Hunni Princess, Angel-J, Ged Spartacus and Blossom Bluebell were just some of the more adventurous baby names chosen by Hertfordshire parents in 2010.
Figures released by Hertfordshire County Council show that - while traditional names like Jack, Daniel and Charlotte remain refreshingly popular - new mums and dads are not afraid to buck social norms.
More unusual choices also included India, Neve, Paisley, Keira, Whitney, Storm, Scarlet, Tegan, Honey Beau and Saffron-Rose for girls, and Barak, Mozies, Kais, Jaxen, De Andre, Kenji, Chase, and Roman Omari for boys.
Councillor Keith Emsall, responsible for registration services, said: “A lot of thought goes into naming a baby - and 2010 has seen people be as creative as ever.”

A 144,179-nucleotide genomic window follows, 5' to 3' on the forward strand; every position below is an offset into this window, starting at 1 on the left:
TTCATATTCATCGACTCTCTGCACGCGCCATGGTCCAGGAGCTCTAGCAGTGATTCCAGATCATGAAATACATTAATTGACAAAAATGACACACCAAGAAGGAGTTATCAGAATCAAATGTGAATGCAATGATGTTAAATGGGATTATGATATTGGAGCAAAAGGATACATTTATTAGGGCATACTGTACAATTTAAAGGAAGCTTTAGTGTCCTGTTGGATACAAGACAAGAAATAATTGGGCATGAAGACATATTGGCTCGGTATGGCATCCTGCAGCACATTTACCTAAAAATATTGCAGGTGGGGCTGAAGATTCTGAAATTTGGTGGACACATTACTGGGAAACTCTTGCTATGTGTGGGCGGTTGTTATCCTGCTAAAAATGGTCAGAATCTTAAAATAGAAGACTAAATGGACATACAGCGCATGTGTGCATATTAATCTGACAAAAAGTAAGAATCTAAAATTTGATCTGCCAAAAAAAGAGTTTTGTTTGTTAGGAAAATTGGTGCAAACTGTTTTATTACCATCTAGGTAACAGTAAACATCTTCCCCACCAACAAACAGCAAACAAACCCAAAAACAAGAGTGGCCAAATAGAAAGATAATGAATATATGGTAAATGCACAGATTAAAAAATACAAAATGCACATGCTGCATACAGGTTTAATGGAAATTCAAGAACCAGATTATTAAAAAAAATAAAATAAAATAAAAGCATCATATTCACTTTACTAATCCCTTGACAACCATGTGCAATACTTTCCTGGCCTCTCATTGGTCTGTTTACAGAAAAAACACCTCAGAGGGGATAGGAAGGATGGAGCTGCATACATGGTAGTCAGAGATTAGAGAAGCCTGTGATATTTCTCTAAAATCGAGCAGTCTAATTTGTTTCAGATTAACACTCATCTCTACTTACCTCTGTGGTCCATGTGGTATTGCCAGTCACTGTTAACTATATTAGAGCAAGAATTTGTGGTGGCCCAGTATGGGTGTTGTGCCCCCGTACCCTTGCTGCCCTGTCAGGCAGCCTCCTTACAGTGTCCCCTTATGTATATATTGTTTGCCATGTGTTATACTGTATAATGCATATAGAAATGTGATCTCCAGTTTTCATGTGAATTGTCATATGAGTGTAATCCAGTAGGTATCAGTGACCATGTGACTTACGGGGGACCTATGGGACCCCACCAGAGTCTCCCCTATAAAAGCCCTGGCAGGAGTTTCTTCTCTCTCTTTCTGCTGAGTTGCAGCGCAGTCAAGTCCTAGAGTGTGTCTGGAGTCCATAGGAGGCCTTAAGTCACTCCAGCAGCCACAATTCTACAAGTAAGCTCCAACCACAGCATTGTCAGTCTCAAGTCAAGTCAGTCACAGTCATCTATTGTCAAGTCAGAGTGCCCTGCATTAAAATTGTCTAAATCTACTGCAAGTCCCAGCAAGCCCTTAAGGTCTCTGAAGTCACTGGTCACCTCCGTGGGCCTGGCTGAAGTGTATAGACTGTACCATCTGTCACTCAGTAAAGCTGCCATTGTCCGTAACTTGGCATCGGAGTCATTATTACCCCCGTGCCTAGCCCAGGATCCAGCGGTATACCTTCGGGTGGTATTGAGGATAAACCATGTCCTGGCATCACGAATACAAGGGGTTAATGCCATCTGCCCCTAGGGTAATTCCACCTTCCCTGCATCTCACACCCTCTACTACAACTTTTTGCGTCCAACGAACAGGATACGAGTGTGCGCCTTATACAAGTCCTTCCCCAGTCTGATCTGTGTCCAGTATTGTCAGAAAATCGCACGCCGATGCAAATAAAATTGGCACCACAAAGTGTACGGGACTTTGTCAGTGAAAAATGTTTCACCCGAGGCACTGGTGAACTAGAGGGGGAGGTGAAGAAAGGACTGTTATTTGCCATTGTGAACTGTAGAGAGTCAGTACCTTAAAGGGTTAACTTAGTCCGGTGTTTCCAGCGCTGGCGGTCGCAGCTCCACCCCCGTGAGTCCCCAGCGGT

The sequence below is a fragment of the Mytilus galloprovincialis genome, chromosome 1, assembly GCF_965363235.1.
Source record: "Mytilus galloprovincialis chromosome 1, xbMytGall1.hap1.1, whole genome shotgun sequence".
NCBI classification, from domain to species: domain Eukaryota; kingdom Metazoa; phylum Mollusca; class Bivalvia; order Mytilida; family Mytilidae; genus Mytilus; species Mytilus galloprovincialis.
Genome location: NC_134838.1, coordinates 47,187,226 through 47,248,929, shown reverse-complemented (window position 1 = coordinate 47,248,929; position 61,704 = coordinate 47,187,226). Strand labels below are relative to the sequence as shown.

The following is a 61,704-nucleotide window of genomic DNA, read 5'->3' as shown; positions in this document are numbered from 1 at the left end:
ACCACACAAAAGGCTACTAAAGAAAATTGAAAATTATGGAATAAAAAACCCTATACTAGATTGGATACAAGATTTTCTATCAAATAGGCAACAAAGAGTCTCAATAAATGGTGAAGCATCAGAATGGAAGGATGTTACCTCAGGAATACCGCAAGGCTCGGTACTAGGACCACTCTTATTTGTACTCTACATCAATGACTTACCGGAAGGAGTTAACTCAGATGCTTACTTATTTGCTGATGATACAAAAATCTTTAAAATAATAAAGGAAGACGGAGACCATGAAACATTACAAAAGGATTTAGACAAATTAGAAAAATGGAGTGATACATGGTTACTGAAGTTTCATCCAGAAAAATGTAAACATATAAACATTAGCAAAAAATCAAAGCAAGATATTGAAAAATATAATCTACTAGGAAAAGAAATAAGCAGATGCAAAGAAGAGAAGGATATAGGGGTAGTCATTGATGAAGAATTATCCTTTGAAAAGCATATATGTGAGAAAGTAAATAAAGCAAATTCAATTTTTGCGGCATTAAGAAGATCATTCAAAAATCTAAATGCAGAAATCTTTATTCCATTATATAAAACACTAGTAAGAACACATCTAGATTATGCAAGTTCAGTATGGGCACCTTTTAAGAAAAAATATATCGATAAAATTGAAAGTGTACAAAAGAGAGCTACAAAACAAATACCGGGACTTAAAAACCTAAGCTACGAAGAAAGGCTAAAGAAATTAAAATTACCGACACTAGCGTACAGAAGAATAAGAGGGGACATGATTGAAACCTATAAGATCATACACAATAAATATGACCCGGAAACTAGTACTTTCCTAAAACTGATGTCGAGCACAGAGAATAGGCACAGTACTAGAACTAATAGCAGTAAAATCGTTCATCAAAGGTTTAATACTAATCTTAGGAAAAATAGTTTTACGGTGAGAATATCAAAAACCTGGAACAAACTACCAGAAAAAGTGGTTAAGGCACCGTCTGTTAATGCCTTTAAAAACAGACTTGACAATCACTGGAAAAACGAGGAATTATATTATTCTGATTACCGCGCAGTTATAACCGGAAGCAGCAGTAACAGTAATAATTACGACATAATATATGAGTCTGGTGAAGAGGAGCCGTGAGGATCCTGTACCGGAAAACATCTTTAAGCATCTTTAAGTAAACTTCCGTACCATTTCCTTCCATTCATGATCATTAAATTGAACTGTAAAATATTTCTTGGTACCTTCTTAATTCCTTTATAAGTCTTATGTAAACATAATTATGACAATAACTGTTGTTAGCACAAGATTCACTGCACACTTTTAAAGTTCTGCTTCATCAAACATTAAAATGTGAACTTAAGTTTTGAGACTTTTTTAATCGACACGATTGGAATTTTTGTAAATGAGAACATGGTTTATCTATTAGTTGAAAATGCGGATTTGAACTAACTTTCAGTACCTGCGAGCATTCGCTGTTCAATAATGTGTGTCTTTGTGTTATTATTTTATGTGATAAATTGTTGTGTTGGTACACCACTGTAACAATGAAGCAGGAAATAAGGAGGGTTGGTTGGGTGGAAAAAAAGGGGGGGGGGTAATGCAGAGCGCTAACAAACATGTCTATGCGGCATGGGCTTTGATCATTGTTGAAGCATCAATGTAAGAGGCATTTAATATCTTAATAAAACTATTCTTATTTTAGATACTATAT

But Roger Gagan, chief executive of the West Herts Chamber of Commerce, believes that such elaborate names are no laughing matter, arguing that they could even affect a child’s employment prospects in later life.
He said: “I really think that in 20 years’ time, when these children are applying for jobs and going for interviews, that some of these names could really count against them.
“Unfortunately some of these ludicrous names make people look like a bit of a joke. It could even make a difference to them getting a place at university.”
The UK has some of the most liberal rules in the world when it comes to naming babies. Unlike in Spain, Germany and Denmark – where parents must choose from an officially approved list – children can be called anything that is not deemed offensive.
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